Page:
Breaking Out of the Box: Reflections on AANHPI Heritage Month and Multiracialism
By Ashton Vicente
When I first sat down to write this article, I didn’t feel like an expert or that I was qualified to write about the Asian American, Native Hawaiian, and Pacific Islander (AANHPI) experience, which may sound silly because I am legally considered Asian American myself. But I’m more than that—I’m biracial (half white and half Filipino). To me, being bi-/multiracial is occupying a limbo of not feeling white enough in predominantly white spaces and not feeling Asian enough in predominantly Asian spaces. I am a person of color, but am I really Asian enough to write about AANHPI Heritage Month when I have multiple conflicting histories inside of me and we are taught such strict racial boundaries? Even as a young adult, I’m still navigating what it means to be multiracial, for myself and in the larger community.
My grandparents immigrated to the United States from the Philippines, and they raised their children to be very “Americanized,” meaning they did their best to have their children assimilate into the American culture as a protective factor. Standing out made you a target for discrimination and served as a barrier to the so-called American dream. Thus, my father never learned Tagalog, doesn’t have his parents’ accent, and grew up to be as “white passing” as possible with his dark skin and hair.
I feel even further removed from my Filipino side because I have lived my whole life in the United States very much steeped in the local white, Midwestern culture, of which I share half my heritage. What marked me as “different” was my tanned skin, round facial structure, and dark eyes and hair—people would often ask me if I was adopted if I went out with either one of my parents because I really don’t look like them as a mixed-race child. I remember in college going to a meeting of the Filipino student organization, and while everyone was kind and welcoming and even looked like me, internally I didn’t feel like I quite fit in because I didn’t share their same upbringing and traditions.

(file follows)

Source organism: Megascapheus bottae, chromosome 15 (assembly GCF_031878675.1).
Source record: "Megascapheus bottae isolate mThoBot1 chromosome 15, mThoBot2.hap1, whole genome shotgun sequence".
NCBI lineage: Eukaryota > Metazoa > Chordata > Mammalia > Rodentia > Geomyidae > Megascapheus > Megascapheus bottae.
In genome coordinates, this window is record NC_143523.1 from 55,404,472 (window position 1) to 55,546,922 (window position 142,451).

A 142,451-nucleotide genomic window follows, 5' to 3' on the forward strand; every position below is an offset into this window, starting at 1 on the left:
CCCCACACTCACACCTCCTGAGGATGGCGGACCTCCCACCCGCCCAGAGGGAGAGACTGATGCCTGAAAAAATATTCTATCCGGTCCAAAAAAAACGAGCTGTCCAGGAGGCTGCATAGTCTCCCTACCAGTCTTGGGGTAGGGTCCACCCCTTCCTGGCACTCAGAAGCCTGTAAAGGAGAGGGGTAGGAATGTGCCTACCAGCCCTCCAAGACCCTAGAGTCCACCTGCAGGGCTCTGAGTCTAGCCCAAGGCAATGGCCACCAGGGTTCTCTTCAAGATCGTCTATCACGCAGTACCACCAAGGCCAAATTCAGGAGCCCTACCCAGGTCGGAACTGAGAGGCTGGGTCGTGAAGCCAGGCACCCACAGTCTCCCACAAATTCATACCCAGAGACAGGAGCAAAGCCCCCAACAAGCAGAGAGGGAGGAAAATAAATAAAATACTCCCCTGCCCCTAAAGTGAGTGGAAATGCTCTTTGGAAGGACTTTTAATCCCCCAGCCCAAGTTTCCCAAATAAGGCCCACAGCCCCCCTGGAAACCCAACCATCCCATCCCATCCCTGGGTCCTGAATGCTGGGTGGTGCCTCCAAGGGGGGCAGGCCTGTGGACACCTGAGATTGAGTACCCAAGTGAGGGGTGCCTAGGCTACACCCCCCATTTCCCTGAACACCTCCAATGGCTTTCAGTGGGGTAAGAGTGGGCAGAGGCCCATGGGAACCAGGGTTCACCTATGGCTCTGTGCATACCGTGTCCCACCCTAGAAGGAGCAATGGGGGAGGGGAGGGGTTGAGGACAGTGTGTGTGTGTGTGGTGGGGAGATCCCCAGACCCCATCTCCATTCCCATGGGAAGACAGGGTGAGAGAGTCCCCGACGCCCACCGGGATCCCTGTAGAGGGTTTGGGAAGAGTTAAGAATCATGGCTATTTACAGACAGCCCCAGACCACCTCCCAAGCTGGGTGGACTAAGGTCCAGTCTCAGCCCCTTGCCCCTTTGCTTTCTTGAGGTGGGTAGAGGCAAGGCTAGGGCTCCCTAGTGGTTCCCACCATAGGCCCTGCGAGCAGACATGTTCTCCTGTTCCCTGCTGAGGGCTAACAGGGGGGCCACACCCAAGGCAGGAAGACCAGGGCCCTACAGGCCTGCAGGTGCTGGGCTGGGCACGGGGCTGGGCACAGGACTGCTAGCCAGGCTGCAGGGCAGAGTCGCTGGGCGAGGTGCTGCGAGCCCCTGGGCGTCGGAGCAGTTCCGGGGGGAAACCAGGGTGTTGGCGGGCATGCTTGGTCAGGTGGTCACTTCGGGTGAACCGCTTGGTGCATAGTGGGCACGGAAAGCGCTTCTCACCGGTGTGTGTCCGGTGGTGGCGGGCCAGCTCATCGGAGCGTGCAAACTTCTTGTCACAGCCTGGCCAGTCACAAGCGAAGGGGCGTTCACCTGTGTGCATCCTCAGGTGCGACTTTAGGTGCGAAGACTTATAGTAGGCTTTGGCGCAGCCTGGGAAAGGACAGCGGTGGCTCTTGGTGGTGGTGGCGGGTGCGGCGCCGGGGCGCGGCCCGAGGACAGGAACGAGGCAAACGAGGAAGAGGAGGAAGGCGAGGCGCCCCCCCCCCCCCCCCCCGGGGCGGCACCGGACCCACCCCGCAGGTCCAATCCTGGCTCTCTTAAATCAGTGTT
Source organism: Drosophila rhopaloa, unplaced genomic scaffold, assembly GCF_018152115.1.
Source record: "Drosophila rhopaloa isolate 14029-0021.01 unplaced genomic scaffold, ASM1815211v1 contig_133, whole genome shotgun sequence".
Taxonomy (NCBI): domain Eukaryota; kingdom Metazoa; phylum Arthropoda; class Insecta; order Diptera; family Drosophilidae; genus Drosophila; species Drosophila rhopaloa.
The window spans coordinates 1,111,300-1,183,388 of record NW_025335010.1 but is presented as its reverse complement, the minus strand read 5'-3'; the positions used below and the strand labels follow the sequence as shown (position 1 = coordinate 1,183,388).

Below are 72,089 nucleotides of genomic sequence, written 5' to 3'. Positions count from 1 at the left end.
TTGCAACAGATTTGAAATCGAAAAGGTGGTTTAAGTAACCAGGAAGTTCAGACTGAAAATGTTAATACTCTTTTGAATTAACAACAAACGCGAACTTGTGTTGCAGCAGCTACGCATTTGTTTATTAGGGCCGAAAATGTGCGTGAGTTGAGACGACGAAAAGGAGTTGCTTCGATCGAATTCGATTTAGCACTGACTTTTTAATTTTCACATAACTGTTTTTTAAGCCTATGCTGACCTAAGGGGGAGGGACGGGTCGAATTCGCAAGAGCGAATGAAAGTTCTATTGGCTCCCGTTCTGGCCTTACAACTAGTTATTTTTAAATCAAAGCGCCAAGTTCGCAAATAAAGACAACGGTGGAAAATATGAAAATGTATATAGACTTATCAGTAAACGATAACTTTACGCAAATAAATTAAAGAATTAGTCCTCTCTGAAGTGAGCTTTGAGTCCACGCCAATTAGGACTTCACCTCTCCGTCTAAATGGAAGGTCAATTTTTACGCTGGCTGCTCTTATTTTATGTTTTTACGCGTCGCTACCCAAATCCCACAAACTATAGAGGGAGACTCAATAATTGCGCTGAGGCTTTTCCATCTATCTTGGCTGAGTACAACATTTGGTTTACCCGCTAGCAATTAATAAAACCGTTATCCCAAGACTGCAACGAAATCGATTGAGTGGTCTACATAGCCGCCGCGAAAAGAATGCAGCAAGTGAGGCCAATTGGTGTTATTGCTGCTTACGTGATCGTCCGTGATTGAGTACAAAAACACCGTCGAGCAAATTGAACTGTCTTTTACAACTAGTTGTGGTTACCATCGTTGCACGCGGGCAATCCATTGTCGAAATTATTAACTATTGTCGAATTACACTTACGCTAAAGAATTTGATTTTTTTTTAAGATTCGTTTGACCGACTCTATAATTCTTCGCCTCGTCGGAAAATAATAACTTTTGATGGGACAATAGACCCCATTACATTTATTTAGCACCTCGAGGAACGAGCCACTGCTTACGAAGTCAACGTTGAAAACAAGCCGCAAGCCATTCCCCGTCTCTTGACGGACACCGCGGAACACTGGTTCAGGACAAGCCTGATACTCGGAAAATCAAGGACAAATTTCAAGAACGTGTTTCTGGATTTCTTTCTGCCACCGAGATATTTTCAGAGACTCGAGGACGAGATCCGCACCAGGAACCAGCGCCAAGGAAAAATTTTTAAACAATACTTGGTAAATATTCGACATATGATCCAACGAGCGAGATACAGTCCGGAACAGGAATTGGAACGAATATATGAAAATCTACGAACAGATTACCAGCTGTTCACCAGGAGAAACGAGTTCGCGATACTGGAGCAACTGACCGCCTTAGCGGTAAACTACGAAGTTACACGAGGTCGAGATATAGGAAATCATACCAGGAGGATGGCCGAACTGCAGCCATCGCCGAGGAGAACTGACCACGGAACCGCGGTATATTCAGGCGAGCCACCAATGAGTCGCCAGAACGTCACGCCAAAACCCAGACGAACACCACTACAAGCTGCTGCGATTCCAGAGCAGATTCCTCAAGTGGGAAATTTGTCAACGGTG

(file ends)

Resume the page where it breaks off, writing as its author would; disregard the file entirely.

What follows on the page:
I went through most of my childhood unbothered by this because I was white-passing “enough” to avoid any blatant discrimination, but the big turning point for me came in high school. When I received my temporary driver’s license, I was only allowed to check one box for race, and there was no multiracial option. I asked our instructor what I should pick, and she asked me what I considered myself. I told her that I consider myself half white and half Filipino, shocked at her outrageous question. She pondered this for a moment, and then said, “Just put white.”
After this point in my life, I became hyper-aware of my race. My dad was often the only Brown person I’d see when we went out, and people would assume he wasn’t with our lighter-skinned family because of this. No one in popular media looked like me, and there were no portrayals of families like mine. I didn’t feel like AANHPI Heritage Month was mine to celebrate. Again and again I was confronted with the “check one race” conundrum on legal forms. I was living in a society that didn’t acknowledge my existence.
I am white, I am Asian, and I do not fit in a box. And I am enough.
It’s more important than ever to acknowledge the incredible diversity within even one identity group. There are no strict dividers between people, no “us” and “them,” nor is there a single lived experience for Asians or any identity group. And my own experience isn’t unusual—you likely have employees or colleagues who feel the same way I do. In the United States, the multiracial population (self-identifying as two or more races) rose 276% from 2010 to 2020 and is growing three times as fast as the population as a whole. Diversity is a given that we must make space for in the communities where we live and work.
So I ask you, as we acknowledge AANHPI Heritage Month and all the heritage and history months throughout the year, don’t stop there. Heritage and identity are far more beautifully complex than affinity months, which should serve as celebrations rather than existential crises for multiracial individuals like me or people who don’t feel they are “enough” for whatever reason. Our identities transcend a single month or box to check, and it’s time we break out of the cultural borders that have kept us from honoring the many intersections of identity that allow us all to thrive. By sharing and making room for each person’s unique story, we can begin fostering equity, inclusion, and yearlong success in our culturally diverse world.